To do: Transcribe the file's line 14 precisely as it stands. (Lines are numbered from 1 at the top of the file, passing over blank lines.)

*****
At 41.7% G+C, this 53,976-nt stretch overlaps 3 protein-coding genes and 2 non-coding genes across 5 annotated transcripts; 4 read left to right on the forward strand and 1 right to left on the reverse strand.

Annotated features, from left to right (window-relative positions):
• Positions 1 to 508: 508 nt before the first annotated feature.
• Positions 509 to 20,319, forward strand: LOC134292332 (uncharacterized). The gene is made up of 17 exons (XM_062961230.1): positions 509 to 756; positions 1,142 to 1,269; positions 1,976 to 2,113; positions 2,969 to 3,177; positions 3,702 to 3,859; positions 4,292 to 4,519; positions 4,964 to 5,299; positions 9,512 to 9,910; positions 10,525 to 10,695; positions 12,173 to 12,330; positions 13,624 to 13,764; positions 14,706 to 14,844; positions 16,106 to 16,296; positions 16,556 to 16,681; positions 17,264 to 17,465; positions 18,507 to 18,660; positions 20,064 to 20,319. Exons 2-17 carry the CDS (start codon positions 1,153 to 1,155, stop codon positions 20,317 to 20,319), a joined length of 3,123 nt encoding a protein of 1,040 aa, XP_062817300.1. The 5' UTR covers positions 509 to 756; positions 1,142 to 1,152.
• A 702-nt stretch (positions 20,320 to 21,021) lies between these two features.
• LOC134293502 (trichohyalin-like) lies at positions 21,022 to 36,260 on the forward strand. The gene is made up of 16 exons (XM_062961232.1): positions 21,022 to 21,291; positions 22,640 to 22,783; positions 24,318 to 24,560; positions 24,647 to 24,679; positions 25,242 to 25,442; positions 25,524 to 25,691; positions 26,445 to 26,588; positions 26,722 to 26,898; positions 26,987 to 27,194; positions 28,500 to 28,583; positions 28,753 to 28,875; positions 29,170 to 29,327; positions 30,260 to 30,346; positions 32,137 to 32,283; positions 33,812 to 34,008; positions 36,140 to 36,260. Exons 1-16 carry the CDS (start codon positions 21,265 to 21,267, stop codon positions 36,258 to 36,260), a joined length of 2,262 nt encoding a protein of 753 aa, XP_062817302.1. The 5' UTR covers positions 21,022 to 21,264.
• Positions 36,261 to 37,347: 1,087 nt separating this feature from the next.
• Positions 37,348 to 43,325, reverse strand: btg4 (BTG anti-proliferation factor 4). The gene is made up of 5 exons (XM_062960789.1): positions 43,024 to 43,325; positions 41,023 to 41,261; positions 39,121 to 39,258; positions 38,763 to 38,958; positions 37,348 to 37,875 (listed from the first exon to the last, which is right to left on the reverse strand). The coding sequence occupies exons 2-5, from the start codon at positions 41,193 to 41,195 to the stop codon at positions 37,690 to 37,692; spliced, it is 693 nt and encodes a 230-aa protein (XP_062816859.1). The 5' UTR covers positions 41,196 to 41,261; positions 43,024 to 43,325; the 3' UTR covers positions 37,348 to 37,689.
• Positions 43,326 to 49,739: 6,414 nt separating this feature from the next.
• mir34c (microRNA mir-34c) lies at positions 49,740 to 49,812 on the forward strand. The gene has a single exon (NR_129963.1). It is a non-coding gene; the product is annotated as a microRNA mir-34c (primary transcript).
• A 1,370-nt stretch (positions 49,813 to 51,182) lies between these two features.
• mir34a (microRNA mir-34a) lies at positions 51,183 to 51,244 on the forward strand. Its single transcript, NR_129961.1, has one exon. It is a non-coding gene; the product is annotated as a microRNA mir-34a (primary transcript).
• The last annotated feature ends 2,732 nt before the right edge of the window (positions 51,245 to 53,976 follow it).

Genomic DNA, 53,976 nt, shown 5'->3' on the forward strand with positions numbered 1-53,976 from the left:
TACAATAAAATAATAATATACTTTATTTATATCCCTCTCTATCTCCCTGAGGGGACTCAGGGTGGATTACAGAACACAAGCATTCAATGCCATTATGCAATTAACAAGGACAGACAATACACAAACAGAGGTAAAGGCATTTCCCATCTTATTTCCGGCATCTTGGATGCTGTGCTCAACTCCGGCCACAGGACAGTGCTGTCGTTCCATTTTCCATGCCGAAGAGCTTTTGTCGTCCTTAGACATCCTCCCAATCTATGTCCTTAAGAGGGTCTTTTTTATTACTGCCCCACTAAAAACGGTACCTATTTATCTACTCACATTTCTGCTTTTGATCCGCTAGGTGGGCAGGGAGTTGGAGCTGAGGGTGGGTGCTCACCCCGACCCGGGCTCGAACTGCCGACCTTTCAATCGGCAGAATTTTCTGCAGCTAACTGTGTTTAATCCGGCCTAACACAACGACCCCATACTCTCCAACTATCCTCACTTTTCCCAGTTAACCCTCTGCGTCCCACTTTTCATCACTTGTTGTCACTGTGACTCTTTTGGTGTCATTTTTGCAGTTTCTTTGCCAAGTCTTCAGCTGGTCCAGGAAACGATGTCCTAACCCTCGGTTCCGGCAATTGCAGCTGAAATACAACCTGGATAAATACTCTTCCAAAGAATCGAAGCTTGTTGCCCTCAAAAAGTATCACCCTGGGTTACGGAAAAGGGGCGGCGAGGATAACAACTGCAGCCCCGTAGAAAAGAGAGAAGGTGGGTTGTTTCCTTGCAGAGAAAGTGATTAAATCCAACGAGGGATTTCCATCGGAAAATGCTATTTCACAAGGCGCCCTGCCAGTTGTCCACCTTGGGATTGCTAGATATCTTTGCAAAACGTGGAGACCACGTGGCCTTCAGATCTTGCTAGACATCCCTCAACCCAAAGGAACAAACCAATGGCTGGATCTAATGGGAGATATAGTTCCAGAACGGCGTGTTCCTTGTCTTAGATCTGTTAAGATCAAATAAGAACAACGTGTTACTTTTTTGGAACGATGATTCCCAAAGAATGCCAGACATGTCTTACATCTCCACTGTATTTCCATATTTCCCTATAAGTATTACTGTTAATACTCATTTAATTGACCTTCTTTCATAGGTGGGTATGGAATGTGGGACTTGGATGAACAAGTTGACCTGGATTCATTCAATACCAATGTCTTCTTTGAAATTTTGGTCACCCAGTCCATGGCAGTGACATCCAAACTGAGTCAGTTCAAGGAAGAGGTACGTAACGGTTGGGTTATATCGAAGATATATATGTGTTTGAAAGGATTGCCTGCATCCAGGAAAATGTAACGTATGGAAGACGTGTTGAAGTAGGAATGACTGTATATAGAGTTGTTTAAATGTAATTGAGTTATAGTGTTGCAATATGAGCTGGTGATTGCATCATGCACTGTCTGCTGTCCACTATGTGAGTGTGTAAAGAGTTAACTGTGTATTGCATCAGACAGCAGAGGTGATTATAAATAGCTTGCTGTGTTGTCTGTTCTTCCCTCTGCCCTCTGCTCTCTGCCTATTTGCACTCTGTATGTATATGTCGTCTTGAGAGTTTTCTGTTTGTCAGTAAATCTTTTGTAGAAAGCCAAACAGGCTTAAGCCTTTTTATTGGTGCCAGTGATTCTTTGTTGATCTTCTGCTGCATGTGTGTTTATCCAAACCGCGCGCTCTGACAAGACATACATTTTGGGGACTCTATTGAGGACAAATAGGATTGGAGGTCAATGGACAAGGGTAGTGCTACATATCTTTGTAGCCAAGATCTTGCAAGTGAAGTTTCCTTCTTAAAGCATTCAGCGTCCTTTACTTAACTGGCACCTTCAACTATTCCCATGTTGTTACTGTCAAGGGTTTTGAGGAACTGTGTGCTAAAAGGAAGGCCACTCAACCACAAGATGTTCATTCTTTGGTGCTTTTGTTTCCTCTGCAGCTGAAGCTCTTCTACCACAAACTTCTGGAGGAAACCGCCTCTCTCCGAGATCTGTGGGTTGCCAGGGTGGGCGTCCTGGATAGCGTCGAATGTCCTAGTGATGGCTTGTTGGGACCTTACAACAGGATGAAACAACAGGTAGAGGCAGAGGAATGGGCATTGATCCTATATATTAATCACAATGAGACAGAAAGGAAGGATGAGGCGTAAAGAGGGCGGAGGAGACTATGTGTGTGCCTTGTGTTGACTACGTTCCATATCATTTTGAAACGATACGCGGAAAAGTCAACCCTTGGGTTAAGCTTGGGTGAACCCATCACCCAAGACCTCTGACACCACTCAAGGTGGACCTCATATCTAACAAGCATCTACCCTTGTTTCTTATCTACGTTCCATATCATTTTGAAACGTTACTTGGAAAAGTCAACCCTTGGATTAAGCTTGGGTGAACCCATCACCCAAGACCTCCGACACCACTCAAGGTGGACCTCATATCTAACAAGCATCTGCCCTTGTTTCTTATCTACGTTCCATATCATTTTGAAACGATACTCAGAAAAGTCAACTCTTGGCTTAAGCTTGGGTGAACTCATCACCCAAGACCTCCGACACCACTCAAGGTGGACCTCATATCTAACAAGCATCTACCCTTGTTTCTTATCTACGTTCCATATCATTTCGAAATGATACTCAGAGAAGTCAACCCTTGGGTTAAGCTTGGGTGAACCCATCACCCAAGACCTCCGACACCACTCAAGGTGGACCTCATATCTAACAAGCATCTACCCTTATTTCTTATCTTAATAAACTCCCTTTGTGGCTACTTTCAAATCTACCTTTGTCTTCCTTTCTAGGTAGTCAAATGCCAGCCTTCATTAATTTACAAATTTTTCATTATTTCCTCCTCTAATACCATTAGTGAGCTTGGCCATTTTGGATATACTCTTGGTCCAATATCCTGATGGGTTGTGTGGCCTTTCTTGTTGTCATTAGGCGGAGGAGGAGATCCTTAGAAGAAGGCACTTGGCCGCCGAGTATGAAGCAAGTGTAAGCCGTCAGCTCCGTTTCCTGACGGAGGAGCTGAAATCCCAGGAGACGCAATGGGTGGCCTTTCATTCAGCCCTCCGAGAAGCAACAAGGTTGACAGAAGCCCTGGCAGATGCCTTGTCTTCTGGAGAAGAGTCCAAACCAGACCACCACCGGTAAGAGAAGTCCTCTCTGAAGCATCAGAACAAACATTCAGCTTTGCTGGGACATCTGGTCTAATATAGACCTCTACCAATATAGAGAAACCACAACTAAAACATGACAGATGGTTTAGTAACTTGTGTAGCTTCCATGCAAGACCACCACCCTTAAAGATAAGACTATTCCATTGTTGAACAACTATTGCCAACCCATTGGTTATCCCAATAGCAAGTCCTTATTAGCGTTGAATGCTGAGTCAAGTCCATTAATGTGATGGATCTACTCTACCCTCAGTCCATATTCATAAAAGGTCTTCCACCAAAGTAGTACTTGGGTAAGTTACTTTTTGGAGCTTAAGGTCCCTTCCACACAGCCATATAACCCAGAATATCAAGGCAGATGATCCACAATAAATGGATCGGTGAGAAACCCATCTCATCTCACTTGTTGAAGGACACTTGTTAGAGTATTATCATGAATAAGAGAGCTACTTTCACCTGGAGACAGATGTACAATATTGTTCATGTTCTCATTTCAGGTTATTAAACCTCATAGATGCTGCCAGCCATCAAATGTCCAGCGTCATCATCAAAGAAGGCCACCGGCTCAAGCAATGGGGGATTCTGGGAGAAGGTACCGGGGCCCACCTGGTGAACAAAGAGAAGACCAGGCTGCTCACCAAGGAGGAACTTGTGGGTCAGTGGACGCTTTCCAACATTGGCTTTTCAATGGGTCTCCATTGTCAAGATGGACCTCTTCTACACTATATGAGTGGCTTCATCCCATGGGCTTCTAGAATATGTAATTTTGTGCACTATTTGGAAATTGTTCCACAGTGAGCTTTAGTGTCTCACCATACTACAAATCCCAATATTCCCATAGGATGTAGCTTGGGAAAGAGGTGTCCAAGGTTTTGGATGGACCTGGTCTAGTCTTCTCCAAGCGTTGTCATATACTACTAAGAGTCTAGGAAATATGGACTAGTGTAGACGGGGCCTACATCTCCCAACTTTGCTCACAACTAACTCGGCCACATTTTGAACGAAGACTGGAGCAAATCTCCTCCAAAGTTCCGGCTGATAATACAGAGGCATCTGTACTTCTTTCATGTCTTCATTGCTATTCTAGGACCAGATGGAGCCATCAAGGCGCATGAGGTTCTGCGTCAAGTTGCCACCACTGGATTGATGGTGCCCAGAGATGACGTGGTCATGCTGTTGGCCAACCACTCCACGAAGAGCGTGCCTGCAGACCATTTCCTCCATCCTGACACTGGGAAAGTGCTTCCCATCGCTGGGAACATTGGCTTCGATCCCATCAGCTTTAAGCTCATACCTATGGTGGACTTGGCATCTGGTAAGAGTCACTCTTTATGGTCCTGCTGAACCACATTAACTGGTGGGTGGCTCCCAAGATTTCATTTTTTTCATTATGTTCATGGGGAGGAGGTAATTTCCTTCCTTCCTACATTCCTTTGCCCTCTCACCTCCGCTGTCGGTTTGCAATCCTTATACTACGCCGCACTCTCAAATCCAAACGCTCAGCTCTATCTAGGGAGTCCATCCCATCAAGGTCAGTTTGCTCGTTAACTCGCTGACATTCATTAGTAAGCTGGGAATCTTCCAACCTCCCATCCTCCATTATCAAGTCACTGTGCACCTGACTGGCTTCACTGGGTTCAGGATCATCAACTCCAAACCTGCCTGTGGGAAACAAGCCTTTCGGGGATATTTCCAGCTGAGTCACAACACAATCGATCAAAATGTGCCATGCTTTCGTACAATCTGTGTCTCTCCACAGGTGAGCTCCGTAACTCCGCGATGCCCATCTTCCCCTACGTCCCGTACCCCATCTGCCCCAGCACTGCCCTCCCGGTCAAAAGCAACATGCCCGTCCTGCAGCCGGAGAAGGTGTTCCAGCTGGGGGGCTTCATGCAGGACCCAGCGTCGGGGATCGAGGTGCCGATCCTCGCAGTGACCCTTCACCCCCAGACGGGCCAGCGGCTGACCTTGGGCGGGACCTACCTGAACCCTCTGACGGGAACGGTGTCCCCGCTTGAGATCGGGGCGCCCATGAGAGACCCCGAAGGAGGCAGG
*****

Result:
Genomic DNA, 53,976 nt, shown 5'->3' on the forward strand with positions numbered 1-53,976 from the left: